Also I know there are different ways to go about EFI on these engines. I've seen the kits where the injectors are built into the intake manifold. I also am a bit lost on what to do about a fuel management system. They range in price soooo much and I don't know enough about the advantages and disadvantages of different systems.

Rodger
We're actually starting by building the engine first, and then picking up the car as we go. We're going to be replacing EVERYTHING on the car. We're going to be doing a ton of custom work throughout the whole car.

We're probably going to mount a modern chrysler AC unit on there and rig up the car with automatic temperature control. Yes I know how complicated that is going to be, but I'm not worried. We're also going to be putting a 140 amp alternator on to power all the equipment we're installing in the car.

Right now I'm strictly talking about building the engine. The rest of the car will come later. As far as what year, it's going to be an E body, so 70-74. It really makes no difference which year we get because everything is getting replaced.

#7 Rodger

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Posted April 17, 2007 at 02:48 pm

Hola Morgan

If you build the vehicle to be from the rear to the front, you will have a real true un-breakable vehicle. All you need to do is to plan what you are doing now and what is next. When you are finished, you have a vehicle that is ready to drive as soon as the engine runs.

An item of fact that you are not interested in is the number one engine in the E-body was the slant six. The number two engine in the same vehicle was the 318. This 2 bbl engine was an pay extra option.

If you use any vehicle smaller than an Imperial or the C-Body family, the 3.9 V6 with an carb and five speed manual transmission or the automatic transmission can be a very interesting vehicle to drive ( lowered engine weight vs same hp equals better performance, lowered engine weight moved off the nose equals better handling ). The 3.9 V6 weighs less that a slant six or LA V8 and will bolt to any transmission that a small block LA V8 does.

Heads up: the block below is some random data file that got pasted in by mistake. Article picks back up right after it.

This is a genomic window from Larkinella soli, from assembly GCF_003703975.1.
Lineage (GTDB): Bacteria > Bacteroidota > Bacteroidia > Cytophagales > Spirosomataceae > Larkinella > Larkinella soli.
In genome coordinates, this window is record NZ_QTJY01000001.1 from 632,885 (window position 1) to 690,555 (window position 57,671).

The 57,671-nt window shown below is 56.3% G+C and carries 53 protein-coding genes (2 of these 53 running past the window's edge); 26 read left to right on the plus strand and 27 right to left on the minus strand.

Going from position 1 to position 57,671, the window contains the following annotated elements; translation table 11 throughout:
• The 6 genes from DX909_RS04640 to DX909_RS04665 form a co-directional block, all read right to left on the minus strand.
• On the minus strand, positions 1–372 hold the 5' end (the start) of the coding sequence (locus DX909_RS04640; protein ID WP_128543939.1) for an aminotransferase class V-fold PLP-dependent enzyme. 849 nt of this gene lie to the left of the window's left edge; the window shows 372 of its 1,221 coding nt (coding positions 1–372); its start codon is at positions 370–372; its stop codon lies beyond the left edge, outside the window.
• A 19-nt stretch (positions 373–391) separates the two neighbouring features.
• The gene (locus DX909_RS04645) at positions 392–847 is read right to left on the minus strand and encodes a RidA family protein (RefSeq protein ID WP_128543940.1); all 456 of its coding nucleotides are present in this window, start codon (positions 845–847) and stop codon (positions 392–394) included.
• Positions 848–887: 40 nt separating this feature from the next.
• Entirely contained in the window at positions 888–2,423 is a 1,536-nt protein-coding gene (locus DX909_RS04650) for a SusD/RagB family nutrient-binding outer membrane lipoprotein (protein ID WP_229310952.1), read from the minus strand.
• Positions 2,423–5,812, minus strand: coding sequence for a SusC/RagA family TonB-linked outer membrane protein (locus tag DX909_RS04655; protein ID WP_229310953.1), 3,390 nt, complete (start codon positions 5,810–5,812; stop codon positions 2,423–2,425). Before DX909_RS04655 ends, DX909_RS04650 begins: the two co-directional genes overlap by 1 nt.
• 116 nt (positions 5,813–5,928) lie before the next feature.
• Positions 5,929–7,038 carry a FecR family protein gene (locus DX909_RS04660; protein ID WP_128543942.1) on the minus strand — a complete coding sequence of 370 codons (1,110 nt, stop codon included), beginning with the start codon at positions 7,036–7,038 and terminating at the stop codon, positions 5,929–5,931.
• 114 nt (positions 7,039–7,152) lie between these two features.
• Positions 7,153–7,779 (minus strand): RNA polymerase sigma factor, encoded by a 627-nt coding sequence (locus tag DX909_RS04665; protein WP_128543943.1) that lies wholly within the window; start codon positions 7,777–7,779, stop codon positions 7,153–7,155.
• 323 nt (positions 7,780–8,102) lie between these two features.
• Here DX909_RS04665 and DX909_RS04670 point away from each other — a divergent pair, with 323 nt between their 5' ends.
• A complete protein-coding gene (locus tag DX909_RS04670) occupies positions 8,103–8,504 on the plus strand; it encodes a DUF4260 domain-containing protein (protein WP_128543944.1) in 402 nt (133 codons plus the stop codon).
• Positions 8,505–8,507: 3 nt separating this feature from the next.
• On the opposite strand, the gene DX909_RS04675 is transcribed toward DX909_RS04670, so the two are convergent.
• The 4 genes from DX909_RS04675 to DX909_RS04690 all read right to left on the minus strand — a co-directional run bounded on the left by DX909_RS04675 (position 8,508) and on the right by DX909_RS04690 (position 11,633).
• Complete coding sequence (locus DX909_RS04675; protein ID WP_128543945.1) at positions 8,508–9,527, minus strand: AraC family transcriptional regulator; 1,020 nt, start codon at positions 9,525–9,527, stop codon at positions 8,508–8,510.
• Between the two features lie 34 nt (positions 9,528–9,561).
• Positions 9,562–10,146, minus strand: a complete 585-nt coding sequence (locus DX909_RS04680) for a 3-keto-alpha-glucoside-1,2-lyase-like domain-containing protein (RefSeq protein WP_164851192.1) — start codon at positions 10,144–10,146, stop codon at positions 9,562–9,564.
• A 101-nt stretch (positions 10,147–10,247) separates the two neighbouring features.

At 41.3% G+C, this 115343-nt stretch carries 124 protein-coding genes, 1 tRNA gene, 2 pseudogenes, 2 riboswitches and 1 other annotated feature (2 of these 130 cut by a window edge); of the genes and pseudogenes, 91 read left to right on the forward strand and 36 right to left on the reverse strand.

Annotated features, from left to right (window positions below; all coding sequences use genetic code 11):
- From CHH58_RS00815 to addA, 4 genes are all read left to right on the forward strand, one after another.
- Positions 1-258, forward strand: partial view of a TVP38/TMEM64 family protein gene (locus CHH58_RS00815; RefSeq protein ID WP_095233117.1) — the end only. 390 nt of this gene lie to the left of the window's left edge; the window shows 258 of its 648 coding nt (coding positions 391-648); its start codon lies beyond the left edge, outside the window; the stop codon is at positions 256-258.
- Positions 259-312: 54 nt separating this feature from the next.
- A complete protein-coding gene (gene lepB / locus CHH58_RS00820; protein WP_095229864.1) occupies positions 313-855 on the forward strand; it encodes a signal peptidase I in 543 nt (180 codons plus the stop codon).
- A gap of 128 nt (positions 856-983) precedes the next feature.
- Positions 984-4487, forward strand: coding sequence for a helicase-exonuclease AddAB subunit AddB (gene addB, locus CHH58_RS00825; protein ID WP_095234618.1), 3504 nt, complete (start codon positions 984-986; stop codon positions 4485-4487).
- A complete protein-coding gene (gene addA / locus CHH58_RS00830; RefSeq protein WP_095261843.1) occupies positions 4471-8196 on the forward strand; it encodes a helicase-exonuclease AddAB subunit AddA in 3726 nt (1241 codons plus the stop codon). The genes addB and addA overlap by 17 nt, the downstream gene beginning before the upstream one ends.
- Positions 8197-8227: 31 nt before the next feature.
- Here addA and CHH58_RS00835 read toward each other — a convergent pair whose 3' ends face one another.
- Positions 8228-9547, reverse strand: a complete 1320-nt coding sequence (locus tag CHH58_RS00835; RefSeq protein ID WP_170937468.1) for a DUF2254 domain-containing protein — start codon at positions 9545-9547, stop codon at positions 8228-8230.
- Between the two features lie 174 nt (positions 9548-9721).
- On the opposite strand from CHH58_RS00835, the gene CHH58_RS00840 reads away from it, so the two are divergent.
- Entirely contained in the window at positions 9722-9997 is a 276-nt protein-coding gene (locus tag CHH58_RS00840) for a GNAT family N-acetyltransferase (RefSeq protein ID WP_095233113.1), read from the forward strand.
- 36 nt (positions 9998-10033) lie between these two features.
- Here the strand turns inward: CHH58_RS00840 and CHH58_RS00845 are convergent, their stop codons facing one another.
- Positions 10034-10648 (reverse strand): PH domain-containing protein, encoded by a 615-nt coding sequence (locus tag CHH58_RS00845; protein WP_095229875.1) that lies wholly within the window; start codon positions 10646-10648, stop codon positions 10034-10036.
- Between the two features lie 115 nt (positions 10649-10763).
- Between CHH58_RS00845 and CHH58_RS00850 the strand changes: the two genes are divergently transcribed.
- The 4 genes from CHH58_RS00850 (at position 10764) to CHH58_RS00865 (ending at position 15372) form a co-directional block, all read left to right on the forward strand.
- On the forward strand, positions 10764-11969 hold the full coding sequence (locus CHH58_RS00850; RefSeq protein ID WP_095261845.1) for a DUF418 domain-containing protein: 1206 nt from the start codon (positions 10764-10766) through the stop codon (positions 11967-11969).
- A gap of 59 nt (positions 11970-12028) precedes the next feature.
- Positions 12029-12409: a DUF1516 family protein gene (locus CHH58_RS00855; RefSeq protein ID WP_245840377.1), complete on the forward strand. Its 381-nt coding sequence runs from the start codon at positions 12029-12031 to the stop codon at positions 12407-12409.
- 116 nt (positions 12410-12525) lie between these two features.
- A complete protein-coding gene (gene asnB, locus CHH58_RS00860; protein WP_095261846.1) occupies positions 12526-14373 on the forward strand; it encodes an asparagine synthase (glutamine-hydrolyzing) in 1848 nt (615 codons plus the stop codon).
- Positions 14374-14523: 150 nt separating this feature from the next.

Last year MoPar Performance had an engine building contest. The rules were to start with an MoPar small block V8 engine and to be less than 440 cubes. They also were limited to a single 4 bbl carb. The winner was an twenty something old guy from Wis. since he also had an combo that was the best driver type of engine ( idled, had usiable vacuum, and could be driven on the street in an normal manner ).

When the raised big block 440 V8 went to engine heaven, the new style A/C compressor started being used by MoPar on their engines. This means that you will need to modifiy the A/C brackets to the compressor. If you use one of the more versiable engines such as the 360, the new style A/C brackets are in every pick & pull.

Rodger & Gabby
COS

#8 captainmorgan

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Posted April 17, 2007 at 08:56 pm

Yeah I understand that I'm going to have to have custom brackets made to mount the AC or modify some brackets. Thats down the road and I'm not worried about that.

#9 D100man

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Posted April 17, 2007 at 10:20 pm

My Buddys dad is building a 543 to put in his 65 coronet :P omg i want that car ................... ANYWAYS, i am ready to delve myself into building of another motor to put in the D100 and right now my choices are slim, i got the big block bug bad :lol: i was originally wanting to get ahold of my friends dads 360 out of a little red express and punch it out to something like a 426, but i think a big block would be alittle less expensive to get the power level i am going after. and plus anyways...... tell me something better than a stroker RB ;)





D100man

#10 TWX

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Posted April 17, 2007 at 10:48 pm

Aren't you going to have to bore the block anyway? I wouldn't imagine that the new pistons would fit exactly within such tight tolerances in existing cylinder bores, assuming a used block...

As for intakes, I'd probably go with a dual-quad cross-ram type intake. Not like the old tunnel-ram intakes, but something with a couple of reasonably inexpensive four barrel carbs sitting diagonally to each other, with a fairly long intake.

#11 captainmorgan

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Posted April 19, 2007 at 03:50 am

The engine block is going to be a new alluminum block from Indy.

Thanks for the intake reccomendation twx, I'll look into that.